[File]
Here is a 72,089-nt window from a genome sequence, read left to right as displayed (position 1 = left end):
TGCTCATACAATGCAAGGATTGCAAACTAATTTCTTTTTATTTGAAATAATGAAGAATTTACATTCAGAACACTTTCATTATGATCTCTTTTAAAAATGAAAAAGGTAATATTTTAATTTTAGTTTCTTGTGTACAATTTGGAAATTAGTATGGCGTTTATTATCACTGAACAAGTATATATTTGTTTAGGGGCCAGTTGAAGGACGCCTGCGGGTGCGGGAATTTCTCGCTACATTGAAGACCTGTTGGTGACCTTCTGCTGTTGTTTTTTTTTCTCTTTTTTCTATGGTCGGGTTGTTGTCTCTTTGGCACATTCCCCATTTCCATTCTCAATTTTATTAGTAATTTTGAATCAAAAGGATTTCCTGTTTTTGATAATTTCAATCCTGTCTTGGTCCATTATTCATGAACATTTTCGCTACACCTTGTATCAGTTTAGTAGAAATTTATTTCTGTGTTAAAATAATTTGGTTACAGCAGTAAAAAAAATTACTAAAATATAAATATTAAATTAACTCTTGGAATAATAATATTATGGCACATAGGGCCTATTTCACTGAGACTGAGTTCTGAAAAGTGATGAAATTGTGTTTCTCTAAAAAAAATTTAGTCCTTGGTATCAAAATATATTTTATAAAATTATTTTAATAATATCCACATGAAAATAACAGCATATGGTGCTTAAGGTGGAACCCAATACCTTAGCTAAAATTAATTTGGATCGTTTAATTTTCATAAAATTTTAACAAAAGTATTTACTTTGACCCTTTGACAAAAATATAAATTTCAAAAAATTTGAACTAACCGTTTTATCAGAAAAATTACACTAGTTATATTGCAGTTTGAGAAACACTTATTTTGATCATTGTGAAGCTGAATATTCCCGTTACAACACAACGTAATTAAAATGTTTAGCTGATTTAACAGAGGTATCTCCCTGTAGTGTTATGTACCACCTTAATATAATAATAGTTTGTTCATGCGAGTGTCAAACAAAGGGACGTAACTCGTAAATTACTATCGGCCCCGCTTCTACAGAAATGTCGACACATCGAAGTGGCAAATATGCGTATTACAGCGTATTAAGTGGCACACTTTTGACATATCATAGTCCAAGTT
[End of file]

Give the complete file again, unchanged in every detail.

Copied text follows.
Here is a 72,089-nt window from a genome sequence, read left to right as displayed (position 1 = left end):
TGCTCATACAATGCAAGGATTGCAAACTAATTTCTTTTTATTTGAAATAATGAAGAATTTACATTCAGAACACTTTCATTATGATCTCTTTTAAAAATGAAAAAGGTAATATTTTAATTTTAGTTTCTTGTGTACAATTTGGAAATTAGTATGGCGTTTATTATCACTGAACAAGTATATATTTGTTTAGGGGCCAGTTGAAGGACGCCTGCGGGTGCGGGAATTTCTCGCTACATTGAAGACCTGTTGGTGACCTTCTGCTGTTGTTTTTTTTTCTCTTTTTTCTATGGTCGGGTTGTTGTCTCTTTGGCACATTCCCCATTTCCATTCTCAATTTTATTAGTAATTTTGAATCAAAAGGATTTCCTGTTTTTGATAATTTCAATCCTGTCTTGGTCCATTATTCATGAACATTTTCGCTACACCTTGTATCAGTTTAGTAGAAATTTATTTCTGTGTTAAAATAATTTGGTTACAGCAGTAAAAAAAATTACTAAAATATAAATATTAAATTAACTCTTGGAATAATAATATTATGGCACATAGGGCCTATTTCACTGAGACTGAGTTCTGAAAAGTGATGAAATTGTGTTTCTCTAAAAAAAATTTAGTCCTTGGTATCAAAATATATTTTATAAAATTATTTTAATAATATCCACATGAAAATAACAGCATATGGTGCTTAAGGTGGAACCCAATACCTTAGCTAAAATTAATTTGGATCGTTTAATTTTCATAAAATTTTAACAAAAGTATTTACTTTGACCCTTTGACAAAAATATAAATTTCAAAAAATTTGAACTAACCGTTTTATCAGAAAAATTACACTAGTTATATTGCAGTTTGAGAAACACTTATTTTGATCATTGTGAAGCTGAATATTCCCGTTACAACACAACGTAATTAAAATGTTTAGCTGATTTAACAGAGGTATCTCCCTGTAGTGTTATGTACCACCTTAATATAATAATAGTTTGTTCATGCGAGTGTCAAACAAAGGGACGTAACTCGTAAATTACTATCGGCCCCGCTTCTACAGAAATGTCGACACATCGAAGTGGCAAATATGCGTATTACAGCGTATTAAGTGGCACACTTTTGACATATCATAGTCCAAGTT